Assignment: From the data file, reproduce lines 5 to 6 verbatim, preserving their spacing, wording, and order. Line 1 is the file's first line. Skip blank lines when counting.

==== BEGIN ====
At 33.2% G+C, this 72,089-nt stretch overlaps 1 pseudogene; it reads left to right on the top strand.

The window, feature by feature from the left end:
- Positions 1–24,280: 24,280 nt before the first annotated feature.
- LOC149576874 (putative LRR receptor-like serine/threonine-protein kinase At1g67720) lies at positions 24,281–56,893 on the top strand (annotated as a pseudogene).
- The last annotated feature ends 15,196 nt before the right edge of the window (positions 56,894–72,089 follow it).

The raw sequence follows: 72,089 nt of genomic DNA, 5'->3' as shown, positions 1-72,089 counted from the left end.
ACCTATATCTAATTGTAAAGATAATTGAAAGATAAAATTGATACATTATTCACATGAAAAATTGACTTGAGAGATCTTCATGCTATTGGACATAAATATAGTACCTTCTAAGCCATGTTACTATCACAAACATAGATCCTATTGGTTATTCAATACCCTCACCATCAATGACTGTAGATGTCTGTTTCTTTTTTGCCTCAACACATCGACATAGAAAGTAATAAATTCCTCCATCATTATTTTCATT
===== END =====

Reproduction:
- The last annotated feature ends 15,196 nt before the right edge of the window (positions 56,894–72,089 follow it).

The raw sequence follows: 72,089 nt of genomic DNA, 5'->3' as shown, positions 1-72,089 counted from the left end.